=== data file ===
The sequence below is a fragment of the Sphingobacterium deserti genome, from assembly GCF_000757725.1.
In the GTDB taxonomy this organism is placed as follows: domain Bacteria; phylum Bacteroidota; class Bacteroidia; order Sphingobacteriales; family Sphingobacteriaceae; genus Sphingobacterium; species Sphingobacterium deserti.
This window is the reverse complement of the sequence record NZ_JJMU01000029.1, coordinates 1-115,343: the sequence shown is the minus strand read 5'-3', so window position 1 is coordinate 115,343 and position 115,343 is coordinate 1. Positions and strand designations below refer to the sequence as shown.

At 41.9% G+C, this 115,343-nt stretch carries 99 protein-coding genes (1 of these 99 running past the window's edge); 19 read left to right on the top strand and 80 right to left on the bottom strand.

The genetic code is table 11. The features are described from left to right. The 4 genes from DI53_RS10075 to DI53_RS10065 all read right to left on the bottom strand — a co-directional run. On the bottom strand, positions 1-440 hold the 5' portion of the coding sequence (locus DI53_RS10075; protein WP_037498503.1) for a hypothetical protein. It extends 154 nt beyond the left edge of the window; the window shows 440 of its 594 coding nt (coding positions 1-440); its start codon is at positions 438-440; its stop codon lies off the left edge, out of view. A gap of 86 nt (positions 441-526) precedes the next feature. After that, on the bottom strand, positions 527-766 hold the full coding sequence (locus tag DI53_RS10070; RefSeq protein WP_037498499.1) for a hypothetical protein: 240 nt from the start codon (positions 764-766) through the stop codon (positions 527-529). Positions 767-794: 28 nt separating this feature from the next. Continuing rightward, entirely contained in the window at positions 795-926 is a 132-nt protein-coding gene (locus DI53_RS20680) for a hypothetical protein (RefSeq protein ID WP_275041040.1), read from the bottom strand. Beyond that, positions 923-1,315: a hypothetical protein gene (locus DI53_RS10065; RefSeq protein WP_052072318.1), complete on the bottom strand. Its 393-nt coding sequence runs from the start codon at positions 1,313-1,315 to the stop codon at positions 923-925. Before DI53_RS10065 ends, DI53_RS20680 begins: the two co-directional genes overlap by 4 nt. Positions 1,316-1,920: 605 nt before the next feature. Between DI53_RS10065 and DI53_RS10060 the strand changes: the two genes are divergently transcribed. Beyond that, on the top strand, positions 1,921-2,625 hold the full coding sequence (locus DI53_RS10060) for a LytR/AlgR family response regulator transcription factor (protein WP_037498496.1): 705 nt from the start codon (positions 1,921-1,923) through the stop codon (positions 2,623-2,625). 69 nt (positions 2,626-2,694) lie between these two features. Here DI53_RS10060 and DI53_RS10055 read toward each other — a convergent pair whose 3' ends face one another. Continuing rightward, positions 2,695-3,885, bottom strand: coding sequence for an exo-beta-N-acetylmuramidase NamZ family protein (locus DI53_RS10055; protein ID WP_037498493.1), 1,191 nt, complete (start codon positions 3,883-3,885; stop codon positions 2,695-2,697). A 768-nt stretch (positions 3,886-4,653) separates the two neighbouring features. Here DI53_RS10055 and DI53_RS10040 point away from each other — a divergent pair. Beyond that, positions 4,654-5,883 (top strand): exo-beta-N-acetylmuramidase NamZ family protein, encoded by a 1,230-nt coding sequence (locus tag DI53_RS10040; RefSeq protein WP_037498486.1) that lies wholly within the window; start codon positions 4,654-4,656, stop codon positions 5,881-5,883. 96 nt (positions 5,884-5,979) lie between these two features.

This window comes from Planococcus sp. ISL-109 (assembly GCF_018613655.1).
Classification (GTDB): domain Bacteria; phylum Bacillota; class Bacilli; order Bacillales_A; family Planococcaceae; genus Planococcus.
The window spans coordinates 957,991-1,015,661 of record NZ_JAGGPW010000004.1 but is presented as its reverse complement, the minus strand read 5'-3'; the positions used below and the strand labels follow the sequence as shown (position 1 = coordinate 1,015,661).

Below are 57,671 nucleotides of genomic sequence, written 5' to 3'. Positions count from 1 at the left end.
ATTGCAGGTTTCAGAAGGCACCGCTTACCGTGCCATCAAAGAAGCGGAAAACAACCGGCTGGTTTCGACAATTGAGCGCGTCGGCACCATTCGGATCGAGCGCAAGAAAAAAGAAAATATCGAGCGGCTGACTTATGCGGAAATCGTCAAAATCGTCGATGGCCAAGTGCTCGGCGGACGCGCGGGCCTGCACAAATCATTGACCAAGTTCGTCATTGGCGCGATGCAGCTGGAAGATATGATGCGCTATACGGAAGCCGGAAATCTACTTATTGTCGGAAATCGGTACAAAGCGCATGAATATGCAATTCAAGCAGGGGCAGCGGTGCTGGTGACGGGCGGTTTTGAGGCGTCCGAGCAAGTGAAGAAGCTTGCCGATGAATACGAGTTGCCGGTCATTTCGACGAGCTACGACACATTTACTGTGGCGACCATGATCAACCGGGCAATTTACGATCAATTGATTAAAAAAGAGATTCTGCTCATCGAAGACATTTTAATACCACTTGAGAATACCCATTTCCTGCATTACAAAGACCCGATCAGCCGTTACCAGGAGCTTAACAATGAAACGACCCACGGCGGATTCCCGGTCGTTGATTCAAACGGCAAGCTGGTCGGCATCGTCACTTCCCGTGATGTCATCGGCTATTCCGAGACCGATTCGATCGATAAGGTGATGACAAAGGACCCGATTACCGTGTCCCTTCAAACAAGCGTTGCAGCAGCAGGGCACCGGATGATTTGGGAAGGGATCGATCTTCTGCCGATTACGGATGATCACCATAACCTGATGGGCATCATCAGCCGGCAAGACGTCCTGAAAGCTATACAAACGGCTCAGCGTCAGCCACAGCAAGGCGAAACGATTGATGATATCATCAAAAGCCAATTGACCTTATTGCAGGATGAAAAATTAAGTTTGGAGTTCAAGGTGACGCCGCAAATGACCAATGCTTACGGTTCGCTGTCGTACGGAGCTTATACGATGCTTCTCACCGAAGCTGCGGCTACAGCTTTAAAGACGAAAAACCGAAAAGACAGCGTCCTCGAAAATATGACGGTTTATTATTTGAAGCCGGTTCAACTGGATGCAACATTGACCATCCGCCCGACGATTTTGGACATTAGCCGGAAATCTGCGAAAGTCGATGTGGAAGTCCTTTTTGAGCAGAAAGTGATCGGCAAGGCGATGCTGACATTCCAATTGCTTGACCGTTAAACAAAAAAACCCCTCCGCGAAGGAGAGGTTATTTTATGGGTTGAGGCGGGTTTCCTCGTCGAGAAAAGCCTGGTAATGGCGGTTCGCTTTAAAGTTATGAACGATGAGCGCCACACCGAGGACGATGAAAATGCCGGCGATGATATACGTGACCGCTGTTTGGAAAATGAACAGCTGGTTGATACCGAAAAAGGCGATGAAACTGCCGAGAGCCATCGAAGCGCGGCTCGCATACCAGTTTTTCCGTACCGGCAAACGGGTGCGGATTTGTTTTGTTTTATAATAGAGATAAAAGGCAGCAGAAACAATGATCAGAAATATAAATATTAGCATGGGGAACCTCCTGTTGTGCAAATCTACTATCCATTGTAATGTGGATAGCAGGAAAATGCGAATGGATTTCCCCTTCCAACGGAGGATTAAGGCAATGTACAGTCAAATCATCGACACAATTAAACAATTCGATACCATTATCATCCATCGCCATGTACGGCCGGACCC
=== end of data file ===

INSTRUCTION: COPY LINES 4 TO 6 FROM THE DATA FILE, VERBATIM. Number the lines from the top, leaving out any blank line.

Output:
At 41.9% G+C, this 115,343-nt stretch carries 99 protein-coding genes (1 of these 99 running past the window's edge); 19 read left to right on the top strand and 80 right to left on the bottom strand.

The genetic code is table 11. The features are described from left to right. The 4 genes from DI53_RS10075 to DI53_RS10065 all read right to left on the bottom strand — a co-directional run. On the bottom strand, positions 1-440 hold the 5' portion of the coding sequence (locus DI53_RS10075; protein WP_037498503.1) for a hypothetical protein. It extends 154 nt beyond the left edge of the window; the window shows 440 of its 594 coding nt (coding positions 1-440); its start codon is at positions 438-440; its stop codon lies off the left edge, out of view. A gap of 86 nt (positions 441-526) precedes the next feature. After that, on the bottom strand, positions 527-766 hold the full coding sequence (locus tag DI53_RS10070; RefSeq protein WP_037498499.1) for a hypothetical protein: 240 nt from the start codon (positions 764-766) through the stop codon (positions 527-529). Positions 767-794: 28 nt separating this feature from the next. Continuing rightward, entirely contained in the window at positions 795-926 is a 132-nt protein-coding gene (locus DI53_RS20680) for a hypothetical protein (RefSeq protein ID WP_275041040.1), read from the bottom strand. Beyond that, positions 923-1,315: a hypothetical protein gene (locus DI53_RS10065; RefSeq protein WP_052072318.1), complete on the bottom strand. Its 393-nt coding sequence runs from the start codon at positions 1,313-1,315 to the stop codon at positions 923-925. Before DI53_RS10065 ends, DI53_RS20680 begins: the two co-directional genes overlap by 4 nt. Positions 1,316-1,920: 605 nt before the next feature. Between DI53_RS10065 and DI53_RS10060 the strand changes: the two genes are divergently transcribed. Beyond that, on the top strand, positions 1,921-2,625 hold the full coding sequence (locus DI53_RS10060) for a LytR/AlgR family response regulator transcription factor (protein WP_037498496.1): 705 nt from the start codon (positions 1,921-1,923) through the stop codon (positions 2,623-2,625). 69 nt (positions 2,626-2,694) lie between these two features. Here DI53_RS10060 and DI53_RS10055 read toward each other — a convergent pair whose 3' ends face one another. Continuing rightward, positions 2,695-3,885, bottom strand: coding sequence for an exo-beta-N-acetylmuramidase NamZ family protein (locus DI53_RS10055; protein ID WP_037498493.1), 1,191 nt, complete (start codon positions 3,883-3,885; stop codon positions 2,695-2,697). A 768-nt stretch (positions 3,886-4,653) separates the two neighbouring features. Here DI53_RS10055 and DI53_RS10040 point away from each other — a divergent pair. Beyond that, positions 4,654-5,883 (top strand): exo-beta-N-acetylmuramidase NamZ family protein, encoded by a 1,230-nt coding sequence (locus tag DI53_RS10040; RefSeq protein WP_037498486.1) that lies wholly within the window; start codon positions 4,654-4,656, stop codon positions 5,881-5,883. 96 nt (positions 5,884-5,979) lie between these two features.

This window comes from Planococcus sp. ISL-109 (assembly GCF_018613655.1).